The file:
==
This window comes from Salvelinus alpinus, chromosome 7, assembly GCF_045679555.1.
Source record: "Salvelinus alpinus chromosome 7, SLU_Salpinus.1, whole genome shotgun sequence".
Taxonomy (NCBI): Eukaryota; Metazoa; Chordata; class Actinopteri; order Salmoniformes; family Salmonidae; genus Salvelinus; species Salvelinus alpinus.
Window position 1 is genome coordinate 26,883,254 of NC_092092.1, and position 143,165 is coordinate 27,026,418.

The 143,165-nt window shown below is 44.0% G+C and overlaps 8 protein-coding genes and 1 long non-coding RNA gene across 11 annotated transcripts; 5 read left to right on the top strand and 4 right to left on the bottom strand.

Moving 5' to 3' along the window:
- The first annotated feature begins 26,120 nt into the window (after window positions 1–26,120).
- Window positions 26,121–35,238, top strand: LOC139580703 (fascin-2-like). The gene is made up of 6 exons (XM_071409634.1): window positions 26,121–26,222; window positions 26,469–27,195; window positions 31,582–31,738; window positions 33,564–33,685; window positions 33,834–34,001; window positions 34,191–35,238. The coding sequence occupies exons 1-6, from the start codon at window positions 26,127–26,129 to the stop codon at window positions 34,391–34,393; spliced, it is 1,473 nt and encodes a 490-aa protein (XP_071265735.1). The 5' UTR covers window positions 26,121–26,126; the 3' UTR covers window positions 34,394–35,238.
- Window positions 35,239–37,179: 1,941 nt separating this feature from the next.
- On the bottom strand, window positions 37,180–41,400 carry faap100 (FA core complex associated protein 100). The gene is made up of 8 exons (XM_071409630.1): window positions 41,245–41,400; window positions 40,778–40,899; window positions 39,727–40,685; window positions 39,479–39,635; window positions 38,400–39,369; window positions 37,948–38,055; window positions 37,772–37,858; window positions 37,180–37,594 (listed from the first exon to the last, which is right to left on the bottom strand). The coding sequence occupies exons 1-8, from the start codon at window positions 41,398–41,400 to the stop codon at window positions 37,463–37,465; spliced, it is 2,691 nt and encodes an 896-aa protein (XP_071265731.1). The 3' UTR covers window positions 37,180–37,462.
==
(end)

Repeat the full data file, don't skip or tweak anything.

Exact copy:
This window comes from Salvelinus alpinus, chromosome 7, assembly GCF_045679555.1.
Source record: "Salvelinus alpinus chromosome 7, SLU_Salpinus.1, whole genome shotgun sequence".
Taxonomy (NCBI): Eukaryota; Metazoa; Chordata; class Actinopteri; order Salmoniformes; family Salmonidae; genus Salvelinus; species Salvelinus alpinus.
Window position 1 is genome coordinate 26,883,254 of NC_092092.1, and position 143,165 is coordinate 27,026,418.

The 143,165-nt window shown below is 44.0% G+C and overlaps 8 protein-coding genes and 1 long non-coding RNA gene across 11 annotated transcripts; 5 read left to right on the top strand and 4 right to left on the bottom strand.

Moving 5' to 3' along the window:
- The first annotated feature begins 26,120 nt into the window (after window positions 1–26,120).
- Window positions 26,121–35,238, top strand: LOC139580703 (fascin-2-like). The gene is made up of 6 exons (XM_071409634.1): window positions 26,121–26,222; window positions 26,469–27,195; window positions 31,582–31,738; window positions 33,564–33,685; window positions 33,834–34,001; window positions 34,191–35,238. The coding sequence occupies exons 1-6, from the start codon at window positions 26,127–26,129 to the stop codon at window positions 34,391–34,393; spliced, it is 1,473 nt and encodes a 490-aa protein (XP_071265735.1). The 5' UTR covers window positions 26,121–26,126; the 3' UTR covers window positions 34,394–35,238.
- Window positions 35,239–37,179: 1,941 nt separating this feature from the next.
- On the bottom strand, window positions 37,180–41,400 carry faap100 (FA core complex associated protein 100). The gene is made up of 8 exons (XM_071409630.1): window positions 41,245–41,400; window positions 40,778–40,899; window positions 39,727–40,685; window positions 39,479–39,635; window positions 38,400–39,369; window positions 37,948–38,055; window positions 37,772–37,858; window positions 37,180–37,594 (listed from the first exon to the last, which is right to left on the bottom strand). The coding sequence occupies exons 1-8, from the start codon at window positions 41,398–41,400 to the stop codon at window positions 37,463–37,465; spliced, it is 2,691 nt and encodes an 896-aa protein (XP_071265731.1). The 3' UTR covers window positions 37,180–37,462.